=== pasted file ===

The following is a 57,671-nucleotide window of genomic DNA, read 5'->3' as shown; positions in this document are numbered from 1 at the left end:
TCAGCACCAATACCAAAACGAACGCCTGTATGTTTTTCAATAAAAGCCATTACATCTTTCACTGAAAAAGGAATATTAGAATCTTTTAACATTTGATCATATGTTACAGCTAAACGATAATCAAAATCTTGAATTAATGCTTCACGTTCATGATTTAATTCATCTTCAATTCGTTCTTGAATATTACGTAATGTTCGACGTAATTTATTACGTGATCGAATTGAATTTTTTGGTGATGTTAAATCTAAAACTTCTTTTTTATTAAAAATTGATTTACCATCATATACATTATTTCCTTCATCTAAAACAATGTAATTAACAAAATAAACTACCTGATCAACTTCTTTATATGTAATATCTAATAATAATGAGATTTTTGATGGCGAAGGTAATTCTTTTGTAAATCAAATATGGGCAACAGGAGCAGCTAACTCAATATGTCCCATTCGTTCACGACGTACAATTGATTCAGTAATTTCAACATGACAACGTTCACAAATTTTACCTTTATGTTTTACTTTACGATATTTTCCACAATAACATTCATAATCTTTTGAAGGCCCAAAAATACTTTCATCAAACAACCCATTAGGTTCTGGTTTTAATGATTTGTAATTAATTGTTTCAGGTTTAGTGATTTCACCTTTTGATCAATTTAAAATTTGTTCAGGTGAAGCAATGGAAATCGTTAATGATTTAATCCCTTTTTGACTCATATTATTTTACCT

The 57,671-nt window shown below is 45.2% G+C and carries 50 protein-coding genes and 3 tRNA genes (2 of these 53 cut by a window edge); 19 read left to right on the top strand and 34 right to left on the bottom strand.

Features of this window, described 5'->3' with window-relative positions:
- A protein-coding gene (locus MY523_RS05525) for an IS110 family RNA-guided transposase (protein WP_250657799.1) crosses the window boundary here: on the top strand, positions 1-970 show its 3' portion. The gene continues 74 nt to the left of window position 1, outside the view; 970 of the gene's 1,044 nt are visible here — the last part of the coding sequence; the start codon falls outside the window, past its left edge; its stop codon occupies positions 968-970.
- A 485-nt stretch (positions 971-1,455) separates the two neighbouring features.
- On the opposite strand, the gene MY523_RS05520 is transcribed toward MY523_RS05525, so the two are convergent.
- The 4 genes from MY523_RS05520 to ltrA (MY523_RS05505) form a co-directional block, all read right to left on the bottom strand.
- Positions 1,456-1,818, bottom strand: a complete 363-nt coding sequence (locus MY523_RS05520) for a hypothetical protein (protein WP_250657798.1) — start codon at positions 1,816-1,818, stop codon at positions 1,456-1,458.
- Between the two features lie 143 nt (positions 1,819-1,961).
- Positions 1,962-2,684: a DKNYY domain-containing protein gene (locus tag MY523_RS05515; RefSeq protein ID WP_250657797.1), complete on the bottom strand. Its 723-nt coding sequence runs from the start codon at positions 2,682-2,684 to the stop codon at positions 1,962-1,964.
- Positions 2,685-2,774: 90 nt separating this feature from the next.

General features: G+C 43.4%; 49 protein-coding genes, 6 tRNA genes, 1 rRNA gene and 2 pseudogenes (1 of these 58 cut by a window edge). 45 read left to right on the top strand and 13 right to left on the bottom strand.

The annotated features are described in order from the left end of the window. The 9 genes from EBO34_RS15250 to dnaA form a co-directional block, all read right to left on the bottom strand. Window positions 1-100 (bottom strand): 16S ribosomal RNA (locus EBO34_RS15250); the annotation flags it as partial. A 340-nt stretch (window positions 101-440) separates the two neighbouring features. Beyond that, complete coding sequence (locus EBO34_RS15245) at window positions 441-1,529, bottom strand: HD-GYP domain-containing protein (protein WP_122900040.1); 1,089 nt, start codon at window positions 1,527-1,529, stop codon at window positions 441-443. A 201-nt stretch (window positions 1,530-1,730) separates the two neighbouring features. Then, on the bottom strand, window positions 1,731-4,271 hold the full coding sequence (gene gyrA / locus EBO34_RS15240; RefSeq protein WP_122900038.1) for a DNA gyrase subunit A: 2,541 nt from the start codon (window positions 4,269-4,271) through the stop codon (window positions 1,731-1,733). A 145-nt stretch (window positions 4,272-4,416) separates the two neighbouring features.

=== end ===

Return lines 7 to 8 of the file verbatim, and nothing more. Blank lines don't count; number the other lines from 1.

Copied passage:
- On the opposite strand, the gene MY523_RS05520 is transcribed toward MY523_RS05525, so the two are convergent.
- The 4 genes from MY523_RS05520 to ltrA (MY523_RS05505) form a co-directional block, all read right to left on the bottom strand.